My parents and sister are visiting Singapore, and although they went to bed early last night and I watched Lock, Stock and Two Smoking Barrels, tonight I treated them to a meal at Labyrinth.
Labyrinth is (depending on your perspective) an achingly pretentious restaurant where every dish has to be explained to you by your server, or a theatrical deconstruction of Singaporean street food, or something in between. I figured that going straight to a hawker centre or cramming curry puffs into my family at Ikea might be a bit too abrupt a reintroduction to Singapore for them, whereas Labyrinth, an almost church-like zone of peace in the Esplanade complex, would be a nice treat.
And then we got there…
As we arrived, the maitre d’ apologised in advance for there being a large party of 20 people in tonight. I began to register the constant roaring noise. It didn’t seem like a party so much as a 20-man shouting competition. At 8pm on a Saturday night, it wasn’t like we’d be able to go anywhere else, so we meekly said it would be fine and went to our table.
A few other things to bear in mind. My father is hard of hearing at the best of times, and when there’s a high level of ambient noise (like 20 Japanese men shouting at the same time) it’s harder for him to make out what’s going on. Every dish at Labyrinth does come with description and instructions, and you don’t get the full experience without that. And finally, my mum and dad tend to react badly to shellfish, and I’d forgotten that half the ten-course tasting menu was prawns, crabs and scallops. So overall, I was beginning to regret subjecting the family to this.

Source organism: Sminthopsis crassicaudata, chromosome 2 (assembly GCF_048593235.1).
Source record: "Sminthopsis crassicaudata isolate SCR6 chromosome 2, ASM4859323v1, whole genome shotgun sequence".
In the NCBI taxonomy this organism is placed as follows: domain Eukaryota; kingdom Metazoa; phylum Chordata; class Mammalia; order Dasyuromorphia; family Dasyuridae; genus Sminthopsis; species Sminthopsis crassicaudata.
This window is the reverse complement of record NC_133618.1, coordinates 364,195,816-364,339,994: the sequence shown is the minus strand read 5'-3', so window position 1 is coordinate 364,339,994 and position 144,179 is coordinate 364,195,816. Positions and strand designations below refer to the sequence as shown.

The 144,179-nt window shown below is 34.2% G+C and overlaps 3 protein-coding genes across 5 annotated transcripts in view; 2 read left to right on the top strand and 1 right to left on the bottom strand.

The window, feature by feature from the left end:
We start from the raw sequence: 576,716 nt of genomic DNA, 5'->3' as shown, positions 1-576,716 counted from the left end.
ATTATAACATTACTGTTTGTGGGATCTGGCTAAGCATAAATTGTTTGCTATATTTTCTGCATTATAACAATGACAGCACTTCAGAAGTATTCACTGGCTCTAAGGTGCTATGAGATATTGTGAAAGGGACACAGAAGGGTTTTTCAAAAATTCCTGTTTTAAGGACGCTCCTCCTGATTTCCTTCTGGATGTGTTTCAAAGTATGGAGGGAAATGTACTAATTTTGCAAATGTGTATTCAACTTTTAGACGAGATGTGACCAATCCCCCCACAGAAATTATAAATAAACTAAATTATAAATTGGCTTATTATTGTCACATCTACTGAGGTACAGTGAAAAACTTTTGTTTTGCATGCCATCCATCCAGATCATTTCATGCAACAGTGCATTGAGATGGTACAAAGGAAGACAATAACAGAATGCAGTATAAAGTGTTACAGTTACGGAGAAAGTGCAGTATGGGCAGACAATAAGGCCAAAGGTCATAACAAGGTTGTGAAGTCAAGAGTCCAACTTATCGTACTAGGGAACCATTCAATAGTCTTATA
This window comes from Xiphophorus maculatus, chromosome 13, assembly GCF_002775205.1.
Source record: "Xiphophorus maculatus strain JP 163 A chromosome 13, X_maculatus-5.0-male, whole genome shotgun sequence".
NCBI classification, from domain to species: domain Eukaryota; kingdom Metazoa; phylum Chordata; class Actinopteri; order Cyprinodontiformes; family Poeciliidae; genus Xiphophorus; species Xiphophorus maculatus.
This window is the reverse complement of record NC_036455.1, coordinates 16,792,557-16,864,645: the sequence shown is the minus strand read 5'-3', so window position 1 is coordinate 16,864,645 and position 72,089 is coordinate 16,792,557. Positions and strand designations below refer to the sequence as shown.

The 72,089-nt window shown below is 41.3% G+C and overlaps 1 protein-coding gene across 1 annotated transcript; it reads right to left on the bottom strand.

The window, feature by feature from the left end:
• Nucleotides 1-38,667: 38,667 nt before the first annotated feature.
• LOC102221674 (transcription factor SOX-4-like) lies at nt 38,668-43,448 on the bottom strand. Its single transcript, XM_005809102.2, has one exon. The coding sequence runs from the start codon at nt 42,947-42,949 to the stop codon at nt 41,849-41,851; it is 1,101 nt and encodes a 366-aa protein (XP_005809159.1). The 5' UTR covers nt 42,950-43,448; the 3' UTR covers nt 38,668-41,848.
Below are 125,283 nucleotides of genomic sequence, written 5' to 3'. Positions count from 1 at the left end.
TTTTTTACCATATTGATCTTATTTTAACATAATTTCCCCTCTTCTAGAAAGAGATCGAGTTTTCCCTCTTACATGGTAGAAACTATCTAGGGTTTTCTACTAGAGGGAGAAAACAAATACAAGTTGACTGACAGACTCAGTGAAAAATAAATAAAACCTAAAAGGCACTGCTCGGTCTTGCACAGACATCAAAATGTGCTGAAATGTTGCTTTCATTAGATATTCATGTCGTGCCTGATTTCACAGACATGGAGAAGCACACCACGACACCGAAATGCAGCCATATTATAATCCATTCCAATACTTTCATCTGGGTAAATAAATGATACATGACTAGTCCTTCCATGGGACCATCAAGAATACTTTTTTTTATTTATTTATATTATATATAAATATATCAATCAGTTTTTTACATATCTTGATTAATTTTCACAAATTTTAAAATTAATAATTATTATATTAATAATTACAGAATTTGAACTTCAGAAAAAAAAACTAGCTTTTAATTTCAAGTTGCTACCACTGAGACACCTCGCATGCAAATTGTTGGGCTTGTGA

Oh, and Labyrinth has a fairly strict dress code for men (I assume because one too many bumpkins have turned up to lower the tone – no flip-flops, no shorts, no tshirts and no hats. Thus it was ever more aggravating when various members of the shouting party wandered out of the room they were contained in, wearing pink shorts, or tshirts, or crimes against fashion. It got so loud that eventually an enormous man who was trying to enjoy the first quiet meal with his wife since they’d had a baby went to tell them to pull their heads in a bit. The volume went down a bit then, and thankfully the whole raucous rabble departed about an hour or so into our meal.
Aside from that (and to make up for it, they comped us a bottle of champagne) it was quite lovely. I’d forgotten how adorably ridiculous some of the courses were (and I’ve only ever had the 5 course lunchtime menu before, not the full-bore insanity of the dinner menu, complete with an aubergine-based facsimile of Indonesian pork, the highest class kaya toast a man could ever eat, and of course the deconstructed curry puff.
They even brought out a birthday cake with a candle on it for my mother and my sister, which was a lovely surprise at the end of the night. Mind boggled, I photographed almost every course, although I’m at a loss at to what it all was; everything was good, but at some point it merges together into a feeling of satisfaction, coupled with a worry that you’re living a deracinated lifestyle where you aren’t eating the originals of these dishes on a daily basis.
We stumbled back out into the regular world and went back to my parents’ hotel for a nightcap. What better possible way to prepare for an early morning wake up and a very long flight?